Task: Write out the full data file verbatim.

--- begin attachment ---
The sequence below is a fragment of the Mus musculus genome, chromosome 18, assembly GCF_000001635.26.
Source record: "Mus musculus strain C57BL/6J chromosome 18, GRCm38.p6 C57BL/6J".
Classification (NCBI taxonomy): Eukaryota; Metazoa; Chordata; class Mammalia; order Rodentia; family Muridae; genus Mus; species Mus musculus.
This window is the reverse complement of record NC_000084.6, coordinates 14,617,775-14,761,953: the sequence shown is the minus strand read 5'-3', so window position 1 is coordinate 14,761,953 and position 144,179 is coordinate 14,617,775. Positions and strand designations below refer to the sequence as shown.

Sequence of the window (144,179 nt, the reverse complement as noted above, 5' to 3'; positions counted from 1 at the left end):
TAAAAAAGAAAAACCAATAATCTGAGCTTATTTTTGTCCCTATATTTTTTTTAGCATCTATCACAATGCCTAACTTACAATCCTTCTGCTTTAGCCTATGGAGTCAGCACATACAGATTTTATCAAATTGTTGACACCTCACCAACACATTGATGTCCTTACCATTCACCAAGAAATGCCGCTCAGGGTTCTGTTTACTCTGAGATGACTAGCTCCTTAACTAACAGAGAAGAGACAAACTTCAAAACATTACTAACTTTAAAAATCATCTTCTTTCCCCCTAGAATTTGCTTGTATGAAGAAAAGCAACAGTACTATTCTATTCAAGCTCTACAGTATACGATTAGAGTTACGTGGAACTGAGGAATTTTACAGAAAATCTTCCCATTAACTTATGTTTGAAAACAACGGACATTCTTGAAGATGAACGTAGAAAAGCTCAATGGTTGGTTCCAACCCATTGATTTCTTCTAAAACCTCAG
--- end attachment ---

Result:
The sequence below is a fragment of the Mus musculus genome, chromosome 18, assembly GCF_000001635.26.
Source record: "Mus musculus strain C57BL/6J chromosome 18, GRCm38.p6 C57BL/6J".
Classification (NCBI taxonomy): Eukaryota; Metazoa; Chordata; class Mammalia; order Rodentia; family Muridae; genus Mus; species Mus musculus.
This window is the reverse complement of record NC_000084.6, coordinates 14,617,775-14,761,953: the sequence shown is the minus strand read 5'-3', so window position 1 is coordinate 14,761,953 and position 144,179 is coordinate 14,617,775. Positions and strand designations below refer to the sequence as shown.

Sequence of the window (144,179 nt, the reverse complement as noted above, 5' to 3'; positions counted from 1 at the left end):
TAAAAAAGAAAAACCAATAATCTGAGCTTATTTTTGTCCCTATATTTTTTTTAGCATCTATCACAATGCCTAACTTACAATCCTTCTGCTTTAGCCTATGGAGTCAGCACATACAGATTTTATCAAATTGTTGACACCTCACCAACACATTGATGTCCTTACCATTCACCAAGAAATGCCGCTCAGGGTTCTGTTTACTCTGAGATGACTAGCTCCTTAACTAACAGAGAAGAGACAAACTTCAAAACATTACTAACTTTAAAAATCATCTTCTTTCCCCCTAGAATTTGCTTGTATGAAGAAAAGCAACAGTACTATTCTATTCAAGCTCTACAGTATACGATTAGAGTTACGTGGAACTGAGGAATTTTACAGAAAATCTTCCCATTAACTTATGTTTGAAAACAACGGACATTCTTGAAGATGAACGTAGAAAAGCTCAATGGTTGGTTCCAACCCATTGATTTCTTCTAAAACCTCAG